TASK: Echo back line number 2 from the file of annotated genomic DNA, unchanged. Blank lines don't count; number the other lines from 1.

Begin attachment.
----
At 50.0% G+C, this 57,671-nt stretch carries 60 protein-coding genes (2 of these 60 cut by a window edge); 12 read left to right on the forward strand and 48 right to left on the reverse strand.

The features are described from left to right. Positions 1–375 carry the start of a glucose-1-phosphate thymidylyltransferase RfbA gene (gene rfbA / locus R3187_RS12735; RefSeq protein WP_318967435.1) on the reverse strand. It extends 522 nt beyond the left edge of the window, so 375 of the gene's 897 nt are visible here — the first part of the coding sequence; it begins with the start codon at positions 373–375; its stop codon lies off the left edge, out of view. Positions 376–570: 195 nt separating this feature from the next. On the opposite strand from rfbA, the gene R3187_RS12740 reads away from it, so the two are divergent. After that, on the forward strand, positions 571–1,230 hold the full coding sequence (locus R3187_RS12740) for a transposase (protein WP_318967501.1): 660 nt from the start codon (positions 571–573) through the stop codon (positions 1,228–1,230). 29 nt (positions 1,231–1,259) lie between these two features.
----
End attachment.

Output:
The features are described from left to right. Positions 1–375 carry the start of a glucose-1-phosphate thymidylyltransferase RfbA gene (gene rfbA / locus R3187_RS12735; RefSeq protein WP_318967435.1) on the reverse strand. It extends 522 nt beyond the left edge of the window, so 375 of the gene's 897 nt are visible here — the first part of the coding sequence; it begins with the start codon at positions 373–375; its stop codon lies off the left edge, out of view. Positions 376–570: 195 nt separating this feature from the next. On the opposite strand from rfbA, the gene R3187_RS12740 reads away from it, so the two are divergent. After that, on the forward strand, positions 571–1,230 hold the full coding sequence (locus R3187_RS12740) for a transposase (protein WP_318967501.1): 660 nt from the start codon (positions 571–573) through the stop codon (positions 1,228–1,230). 29 nt (positions 1,231–1,259) lie between these two features.